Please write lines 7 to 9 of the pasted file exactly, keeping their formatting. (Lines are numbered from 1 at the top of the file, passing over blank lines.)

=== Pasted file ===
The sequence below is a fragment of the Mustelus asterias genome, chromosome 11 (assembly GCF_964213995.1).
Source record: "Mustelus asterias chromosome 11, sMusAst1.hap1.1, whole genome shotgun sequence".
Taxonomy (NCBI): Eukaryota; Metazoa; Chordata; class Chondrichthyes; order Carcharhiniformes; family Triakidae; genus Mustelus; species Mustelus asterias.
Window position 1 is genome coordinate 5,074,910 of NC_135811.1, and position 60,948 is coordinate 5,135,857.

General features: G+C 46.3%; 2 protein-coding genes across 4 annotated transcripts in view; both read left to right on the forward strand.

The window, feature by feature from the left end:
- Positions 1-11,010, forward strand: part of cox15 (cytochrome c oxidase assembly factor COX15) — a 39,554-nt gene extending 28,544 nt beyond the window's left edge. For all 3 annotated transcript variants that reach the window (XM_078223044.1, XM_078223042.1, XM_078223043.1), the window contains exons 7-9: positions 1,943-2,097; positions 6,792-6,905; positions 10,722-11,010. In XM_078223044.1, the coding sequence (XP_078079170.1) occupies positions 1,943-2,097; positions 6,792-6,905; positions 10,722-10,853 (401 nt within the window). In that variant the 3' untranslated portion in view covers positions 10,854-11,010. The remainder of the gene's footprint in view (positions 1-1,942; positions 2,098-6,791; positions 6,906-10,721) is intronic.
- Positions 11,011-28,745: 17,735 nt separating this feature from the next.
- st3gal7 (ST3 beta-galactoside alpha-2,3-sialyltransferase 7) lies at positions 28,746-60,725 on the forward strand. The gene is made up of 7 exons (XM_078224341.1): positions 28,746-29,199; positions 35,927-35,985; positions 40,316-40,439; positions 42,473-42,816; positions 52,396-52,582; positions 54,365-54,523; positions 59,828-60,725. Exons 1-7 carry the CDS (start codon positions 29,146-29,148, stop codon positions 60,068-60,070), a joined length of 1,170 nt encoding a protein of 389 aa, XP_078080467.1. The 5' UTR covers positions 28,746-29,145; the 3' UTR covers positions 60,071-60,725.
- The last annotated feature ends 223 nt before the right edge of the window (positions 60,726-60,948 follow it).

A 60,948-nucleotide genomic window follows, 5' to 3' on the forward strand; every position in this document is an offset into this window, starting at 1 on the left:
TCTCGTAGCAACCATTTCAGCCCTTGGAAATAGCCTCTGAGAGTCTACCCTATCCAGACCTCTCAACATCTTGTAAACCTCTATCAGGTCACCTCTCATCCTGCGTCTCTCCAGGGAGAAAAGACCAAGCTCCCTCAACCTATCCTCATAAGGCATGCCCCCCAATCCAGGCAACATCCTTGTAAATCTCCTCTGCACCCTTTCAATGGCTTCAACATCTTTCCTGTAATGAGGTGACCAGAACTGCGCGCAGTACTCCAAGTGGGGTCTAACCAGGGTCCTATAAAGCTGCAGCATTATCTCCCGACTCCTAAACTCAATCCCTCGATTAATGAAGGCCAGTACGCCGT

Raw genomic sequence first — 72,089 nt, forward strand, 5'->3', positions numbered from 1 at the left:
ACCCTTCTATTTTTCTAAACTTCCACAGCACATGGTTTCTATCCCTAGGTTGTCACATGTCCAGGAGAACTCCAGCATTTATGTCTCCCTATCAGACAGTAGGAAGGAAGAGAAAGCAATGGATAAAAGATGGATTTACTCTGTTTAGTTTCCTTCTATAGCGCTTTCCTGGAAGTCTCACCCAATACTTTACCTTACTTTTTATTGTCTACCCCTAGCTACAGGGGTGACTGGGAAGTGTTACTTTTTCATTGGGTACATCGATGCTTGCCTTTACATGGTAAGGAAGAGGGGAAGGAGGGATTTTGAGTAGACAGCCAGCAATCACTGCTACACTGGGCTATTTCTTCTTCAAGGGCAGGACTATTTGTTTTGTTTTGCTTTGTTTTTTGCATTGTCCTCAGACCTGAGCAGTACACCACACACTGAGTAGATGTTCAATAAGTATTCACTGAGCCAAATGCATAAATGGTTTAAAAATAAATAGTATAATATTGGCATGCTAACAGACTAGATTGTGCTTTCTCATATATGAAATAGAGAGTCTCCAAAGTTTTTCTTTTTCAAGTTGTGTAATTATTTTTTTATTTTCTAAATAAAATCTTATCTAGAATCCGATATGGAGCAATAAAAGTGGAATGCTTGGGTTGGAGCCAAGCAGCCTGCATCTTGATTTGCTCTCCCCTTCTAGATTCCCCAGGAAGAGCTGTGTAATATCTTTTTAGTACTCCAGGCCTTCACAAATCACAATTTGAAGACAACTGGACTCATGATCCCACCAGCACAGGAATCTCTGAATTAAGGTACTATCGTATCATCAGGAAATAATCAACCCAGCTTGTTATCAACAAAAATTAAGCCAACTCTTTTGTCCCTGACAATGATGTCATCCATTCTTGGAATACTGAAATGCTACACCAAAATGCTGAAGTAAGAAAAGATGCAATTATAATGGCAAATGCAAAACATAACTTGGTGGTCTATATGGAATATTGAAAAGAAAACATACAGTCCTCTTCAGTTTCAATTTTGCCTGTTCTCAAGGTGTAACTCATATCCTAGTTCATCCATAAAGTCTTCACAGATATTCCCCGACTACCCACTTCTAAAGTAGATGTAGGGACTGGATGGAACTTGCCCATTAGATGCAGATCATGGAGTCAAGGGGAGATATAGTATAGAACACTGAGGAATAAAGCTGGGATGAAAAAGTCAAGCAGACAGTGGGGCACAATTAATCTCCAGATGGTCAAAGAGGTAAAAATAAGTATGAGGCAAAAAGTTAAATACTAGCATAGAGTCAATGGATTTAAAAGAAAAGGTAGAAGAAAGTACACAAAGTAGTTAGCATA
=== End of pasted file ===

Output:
- Positions 1-11,010, forward strand: part of cox15 (cytochrome c oxidase assembly factor COX15) — a 39,554-nt gene extending 28,544 nt beyond the window's left edge. For all 3 annotated transcript variants that reach the window (XM_078223044.1, XM_078223042.1, XM_078223043.1), the window contains exons 7-9: positions 1,943-2,097; positions 6,792-6,905; positions 10,722-11,010. In XM_078223044.1, the coding sequence (XP_078079170.1) occupies positions 1,943-2,097; positions 6,792-6,905; positions 10,722-10,853 (401 nt within the window). In that variant the 3' untranslated portion in view covers positions 10,854-11,010. The remainder of the gene's footprint in view (positions 1-1,942; positions 2,098-6,791; positions 6,906-10,721) is intronic.
- Positions 11,011-28,745: 17,735 nt separating this feature from the next.
- st3gal7 (ST3 beta-galactoside alpha-2,3-sialyltransferase 7) lies at positions 28,746-60,725 on the forward strand. The gene is made up of 7 exons (XM_078224341.1): positions 28,746-29,199; positions 35,927-35,985; positions 40,316-40,439; positions 42,473-42,816; positions 52,396-52,582; positions 54,365-54,523; positions 59,828-60,725. Exons 1-7 carry the CDS (start codon positions 29,146-29,148, stop codon positions 60,068-60,070), a joined length of 1,170 nt encoding a protein of 389 aa, XP_078080467.1. The 5' UTR covers positions 28,746-29,145; the 3' UTR covers positions 60,071-60,725.